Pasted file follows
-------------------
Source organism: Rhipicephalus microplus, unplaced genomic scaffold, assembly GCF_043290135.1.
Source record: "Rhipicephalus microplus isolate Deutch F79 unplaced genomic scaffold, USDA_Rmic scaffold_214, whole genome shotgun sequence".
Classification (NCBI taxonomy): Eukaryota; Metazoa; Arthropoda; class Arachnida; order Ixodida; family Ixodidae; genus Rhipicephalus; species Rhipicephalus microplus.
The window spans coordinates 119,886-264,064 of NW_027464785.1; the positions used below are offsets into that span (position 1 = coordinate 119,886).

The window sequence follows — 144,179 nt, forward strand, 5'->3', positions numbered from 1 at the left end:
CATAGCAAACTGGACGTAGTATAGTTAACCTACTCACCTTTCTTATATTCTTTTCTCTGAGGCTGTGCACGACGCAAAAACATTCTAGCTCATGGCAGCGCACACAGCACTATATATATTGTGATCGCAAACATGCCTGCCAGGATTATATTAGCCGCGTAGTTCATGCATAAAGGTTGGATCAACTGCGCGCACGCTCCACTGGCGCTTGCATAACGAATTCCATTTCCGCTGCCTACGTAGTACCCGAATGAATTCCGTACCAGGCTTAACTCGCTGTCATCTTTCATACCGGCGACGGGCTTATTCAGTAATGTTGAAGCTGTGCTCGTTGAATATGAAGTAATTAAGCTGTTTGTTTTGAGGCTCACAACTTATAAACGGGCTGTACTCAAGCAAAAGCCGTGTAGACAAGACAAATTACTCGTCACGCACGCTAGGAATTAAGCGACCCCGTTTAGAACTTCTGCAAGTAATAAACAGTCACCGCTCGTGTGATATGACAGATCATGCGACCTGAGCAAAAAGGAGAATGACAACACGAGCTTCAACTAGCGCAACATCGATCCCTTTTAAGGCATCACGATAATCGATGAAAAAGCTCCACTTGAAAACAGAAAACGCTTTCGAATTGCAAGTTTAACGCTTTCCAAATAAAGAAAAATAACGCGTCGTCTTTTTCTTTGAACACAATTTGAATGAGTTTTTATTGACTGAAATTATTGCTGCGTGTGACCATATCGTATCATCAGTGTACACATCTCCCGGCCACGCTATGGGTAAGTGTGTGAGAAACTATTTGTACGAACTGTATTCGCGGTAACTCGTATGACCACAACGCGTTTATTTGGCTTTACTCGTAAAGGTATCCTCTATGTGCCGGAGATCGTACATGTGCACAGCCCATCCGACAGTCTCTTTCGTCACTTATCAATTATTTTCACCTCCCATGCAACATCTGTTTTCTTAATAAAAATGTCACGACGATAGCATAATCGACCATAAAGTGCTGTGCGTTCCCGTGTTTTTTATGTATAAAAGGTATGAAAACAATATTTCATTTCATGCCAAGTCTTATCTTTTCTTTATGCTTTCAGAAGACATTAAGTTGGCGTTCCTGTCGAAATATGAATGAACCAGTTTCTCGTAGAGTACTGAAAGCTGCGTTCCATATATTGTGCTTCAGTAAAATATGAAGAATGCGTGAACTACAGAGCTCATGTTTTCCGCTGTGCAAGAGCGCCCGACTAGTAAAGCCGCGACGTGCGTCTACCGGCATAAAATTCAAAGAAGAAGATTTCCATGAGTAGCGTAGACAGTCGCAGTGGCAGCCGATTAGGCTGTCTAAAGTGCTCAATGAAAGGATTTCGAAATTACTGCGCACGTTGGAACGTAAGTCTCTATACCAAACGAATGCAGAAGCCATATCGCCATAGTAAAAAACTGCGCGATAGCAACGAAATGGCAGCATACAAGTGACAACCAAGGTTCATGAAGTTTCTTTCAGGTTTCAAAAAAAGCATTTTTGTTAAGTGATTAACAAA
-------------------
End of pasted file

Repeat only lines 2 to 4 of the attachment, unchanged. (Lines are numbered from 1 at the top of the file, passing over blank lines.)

Source record: "Rhipicephalus microplus isolate Deutch F79 unplaced genomic scaffold, USDA_Rmic scaffold_214, whole genome shotgun sequence".
Classification (NCBI taxonomy): Eukaryota; Metazoa; Arthropoda; class Arachnida; order Ixodida; family Ixodidae; genus Rhipicephalus; species Rhipicephalus microplus.
The window spans coordinates 119,886-264,064 of NW_027464785.1; the positions used below are offsets into that span (position 1 = coordinate 119,886).